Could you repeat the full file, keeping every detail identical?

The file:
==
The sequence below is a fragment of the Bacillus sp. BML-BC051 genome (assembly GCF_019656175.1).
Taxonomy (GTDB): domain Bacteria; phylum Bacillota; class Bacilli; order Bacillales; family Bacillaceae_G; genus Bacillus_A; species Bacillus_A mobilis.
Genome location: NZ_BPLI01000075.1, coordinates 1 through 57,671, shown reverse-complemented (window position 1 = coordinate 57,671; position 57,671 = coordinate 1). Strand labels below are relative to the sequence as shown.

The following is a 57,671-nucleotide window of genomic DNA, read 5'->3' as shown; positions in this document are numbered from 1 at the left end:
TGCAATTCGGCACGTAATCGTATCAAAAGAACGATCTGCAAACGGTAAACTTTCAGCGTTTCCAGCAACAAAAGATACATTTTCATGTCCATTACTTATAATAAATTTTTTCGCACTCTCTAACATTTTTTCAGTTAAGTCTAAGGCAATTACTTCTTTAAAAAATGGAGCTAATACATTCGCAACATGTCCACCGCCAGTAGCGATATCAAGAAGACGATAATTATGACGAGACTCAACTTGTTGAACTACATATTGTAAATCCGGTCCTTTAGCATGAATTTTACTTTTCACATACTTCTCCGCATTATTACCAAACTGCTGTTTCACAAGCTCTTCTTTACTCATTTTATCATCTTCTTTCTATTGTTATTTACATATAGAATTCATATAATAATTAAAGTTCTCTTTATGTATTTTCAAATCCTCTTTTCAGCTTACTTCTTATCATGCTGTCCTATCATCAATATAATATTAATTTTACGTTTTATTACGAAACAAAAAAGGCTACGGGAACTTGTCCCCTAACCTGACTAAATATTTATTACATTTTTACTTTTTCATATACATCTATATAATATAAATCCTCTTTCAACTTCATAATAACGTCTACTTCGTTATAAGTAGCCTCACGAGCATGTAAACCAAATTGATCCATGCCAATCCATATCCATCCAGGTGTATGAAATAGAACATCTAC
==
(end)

The sequence below is a fragment of the Bacillus sp. BML-BC051 genome (assembly GCF_019656175.1).
Taxonomy (GTDB): domain Bacteria; phylum Bacillota; class Bacilli; order Bacillales; family Bacillaceae_G; genus Bacillus_A; species Bacillus_A mobilis.
Genome location: NZ_BPLI01000075.1, coordinates 1 through 57,671, shown reverse-complemented (window position 1 = coordinate 57,671; position 57,671 = coordinate 1). Strand labels below are relative to the sequence as shown.

The following is a 57,671-nucleotide window of genomic DNA, read 5'->3' as shown; positions in this document are numbered from 1 at the left end:
TGCAATTCGGCACGTAATCGTATCAAAAGAACGATCTGCAAACGGTAAACTTTCAGCGTTTCCAGCAACAAAAGATACATTTTCATGTCCATTACTTATAATAAATTTTTTCGCACTCTCTAACATTTTTTCAGTTAAGTCTAAGGCAATTACTTCTTTAAAAAATGGAGCTAATACATTCGCAACATGTCCACCGCCAGTAGCGATATCAAGAAGACGATAATTATGACGAGACTCAACTTGTTGAACTACATATTGTAAATCCGGTCCTTTAGCATGAATTTTACTTTTCACATACTTCTCCGCATTATTACCAAACTGCTGTTTCACAAGCTCTTCTTTACTCATTTTATCATCTTCTTTCTATTGTTATTTACATATAGAATTCATATAATAATTAAAGTTCTCTTTATGTATTTTCAAATCCTCTTTTCAGCTTACTTCTTATCATGCTGTCCTATCATCAATATAATATTAATTTTACGTTTTATTACGAAACAAAAAAGGCTACGGGAACTTGTCCCCTAACCTGACTAAATATTTATTACATTTTTACTTTTTCATATACATCTATATAATATAAATCCTCTTTCAACTTCATAATAACGTCTACTTCGTTATAAGTAGCCTCACGAGCATGTAAACCAAATTGATCCATGCCAATCCATATCCATCCAGGTGTATGAAATAGAACATCTAC